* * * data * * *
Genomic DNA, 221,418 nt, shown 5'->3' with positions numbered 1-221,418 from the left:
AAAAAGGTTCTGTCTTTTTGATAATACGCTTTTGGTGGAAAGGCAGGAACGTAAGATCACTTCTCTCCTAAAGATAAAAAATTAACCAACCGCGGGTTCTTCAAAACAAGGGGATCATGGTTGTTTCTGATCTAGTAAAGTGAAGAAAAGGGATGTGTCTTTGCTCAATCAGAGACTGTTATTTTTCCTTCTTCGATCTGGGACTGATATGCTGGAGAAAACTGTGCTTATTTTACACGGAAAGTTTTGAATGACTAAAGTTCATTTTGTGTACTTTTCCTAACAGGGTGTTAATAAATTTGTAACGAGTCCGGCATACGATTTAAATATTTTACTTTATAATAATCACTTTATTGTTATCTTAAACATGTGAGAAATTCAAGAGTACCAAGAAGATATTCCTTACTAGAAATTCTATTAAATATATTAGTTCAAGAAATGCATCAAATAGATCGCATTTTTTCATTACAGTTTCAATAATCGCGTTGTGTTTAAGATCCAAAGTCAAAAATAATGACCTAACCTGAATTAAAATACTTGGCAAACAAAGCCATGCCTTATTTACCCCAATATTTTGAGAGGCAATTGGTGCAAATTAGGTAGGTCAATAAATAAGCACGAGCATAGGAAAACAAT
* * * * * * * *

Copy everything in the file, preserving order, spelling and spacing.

Genomic DNA, 221,418 nt, shown 5'->3' with positions numbered 1-221,418 from the left:
AAAAAGGTTCTGTCTTTTTGATAATACGCTTTTGGTGGAAAGGCAGGAACGTAAGATCACTTCTCTCCTAAAGATAAAAAATTAACCAACCGCGGGTTCTTCAAAACAAGGGGATCATGGTTGTTTCTGATCTAGTAAAGTGAAGAAAAGGGATGTGTCTTTGCTCAATCAGAGACTGTTATTTTTCCTTCTTCGATCTGGGACTGATATGCTGGAGAAAACTGTGCTTATTTTACACGGAAAGTTTTGAATGACTAAAGTTCATTTTGTGTACTTTTCCTAACAGGGTGTTAATAAATTTGTAACGAGTCCGGCATACGATTTAAATATTTTACTTTATAATAATCACTTTATTGTTATCTTAAACATGTGAGAAATTCAAGAGTACCAAGAAGATATTCCTTACTAGAAATTCTATTAAATATATTAGTTCAAGAAATGCATCAAATAGATCGCATTTTTTCATTACAGTTTCAATAATCGCGTTGTGTTTAAGATCCAAAGTCAAAAATAATGACCTAACCTGAATTAAAATACTTGGCAAACAAAGCCATGCCTTATTTACCCCAATATTTTGAGAGGCAATTGGTGCAAATTAGGTAGGTCAATAAATAAGCACGAGCATAGGAAAACAAT